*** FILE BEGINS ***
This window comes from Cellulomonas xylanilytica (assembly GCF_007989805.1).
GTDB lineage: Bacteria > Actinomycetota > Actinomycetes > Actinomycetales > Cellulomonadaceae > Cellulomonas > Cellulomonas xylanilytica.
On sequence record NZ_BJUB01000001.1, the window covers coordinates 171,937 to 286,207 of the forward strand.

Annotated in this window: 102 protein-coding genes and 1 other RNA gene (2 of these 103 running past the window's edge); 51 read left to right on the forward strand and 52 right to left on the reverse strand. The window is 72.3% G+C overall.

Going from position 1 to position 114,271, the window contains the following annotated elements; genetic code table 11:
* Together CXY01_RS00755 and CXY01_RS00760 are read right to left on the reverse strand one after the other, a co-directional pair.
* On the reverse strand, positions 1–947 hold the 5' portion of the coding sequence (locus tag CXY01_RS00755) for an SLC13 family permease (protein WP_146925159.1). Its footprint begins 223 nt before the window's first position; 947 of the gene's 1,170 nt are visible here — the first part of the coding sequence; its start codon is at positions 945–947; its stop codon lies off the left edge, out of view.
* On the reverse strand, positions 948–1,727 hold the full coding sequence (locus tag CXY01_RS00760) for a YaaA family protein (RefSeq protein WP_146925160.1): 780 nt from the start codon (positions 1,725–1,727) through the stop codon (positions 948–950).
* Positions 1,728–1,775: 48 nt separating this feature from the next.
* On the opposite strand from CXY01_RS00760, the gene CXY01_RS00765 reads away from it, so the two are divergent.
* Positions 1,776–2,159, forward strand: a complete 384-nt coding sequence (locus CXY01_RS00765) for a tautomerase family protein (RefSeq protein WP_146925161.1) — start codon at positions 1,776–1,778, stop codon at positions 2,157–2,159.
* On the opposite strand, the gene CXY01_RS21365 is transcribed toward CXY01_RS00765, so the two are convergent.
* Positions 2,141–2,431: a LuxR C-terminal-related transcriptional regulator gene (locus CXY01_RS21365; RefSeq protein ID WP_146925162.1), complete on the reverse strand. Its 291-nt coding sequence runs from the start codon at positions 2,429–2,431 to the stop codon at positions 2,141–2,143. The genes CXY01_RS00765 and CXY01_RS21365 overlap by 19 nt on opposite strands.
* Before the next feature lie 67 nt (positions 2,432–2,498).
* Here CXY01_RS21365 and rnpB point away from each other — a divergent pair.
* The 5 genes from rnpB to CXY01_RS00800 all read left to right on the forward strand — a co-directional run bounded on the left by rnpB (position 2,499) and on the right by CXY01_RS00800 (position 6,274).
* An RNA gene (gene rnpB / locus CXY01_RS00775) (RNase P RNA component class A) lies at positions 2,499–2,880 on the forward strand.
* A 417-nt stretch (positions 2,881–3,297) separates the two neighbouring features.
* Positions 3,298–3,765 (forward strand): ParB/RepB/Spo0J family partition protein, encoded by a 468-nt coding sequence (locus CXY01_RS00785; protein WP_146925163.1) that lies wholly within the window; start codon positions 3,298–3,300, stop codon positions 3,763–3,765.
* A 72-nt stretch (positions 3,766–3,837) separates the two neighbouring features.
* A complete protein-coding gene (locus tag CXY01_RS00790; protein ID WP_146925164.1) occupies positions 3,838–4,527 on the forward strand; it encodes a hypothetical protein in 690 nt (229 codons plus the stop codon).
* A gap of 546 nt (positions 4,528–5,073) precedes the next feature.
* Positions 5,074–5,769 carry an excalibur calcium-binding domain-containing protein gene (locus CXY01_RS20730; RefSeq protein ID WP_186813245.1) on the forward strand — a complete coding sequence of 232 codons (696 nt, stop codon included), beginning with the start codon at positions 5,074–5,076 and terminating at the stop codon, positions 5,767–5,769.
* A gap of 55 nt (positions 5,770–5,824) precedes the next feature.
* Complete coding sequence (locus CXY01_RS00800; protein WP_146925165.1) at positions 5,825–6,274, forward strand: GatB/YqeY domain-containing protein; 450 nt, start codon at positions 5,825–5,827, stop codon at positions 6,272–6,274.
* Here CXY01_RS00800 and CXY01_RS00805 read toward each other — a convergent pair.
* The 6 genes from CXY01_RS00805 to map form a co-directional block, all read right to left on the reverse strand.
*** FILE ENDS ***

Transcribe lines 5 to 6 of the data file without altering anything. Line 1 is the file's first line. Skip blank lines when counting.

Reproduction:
Going from position 1 to position 114,271, the window contains the following annotated elements; genetic code table 11:
* Together CXY01_RS00755 and CXY01_RS00760 are read right to left on the reverse strand one after the other, a co-directional pair.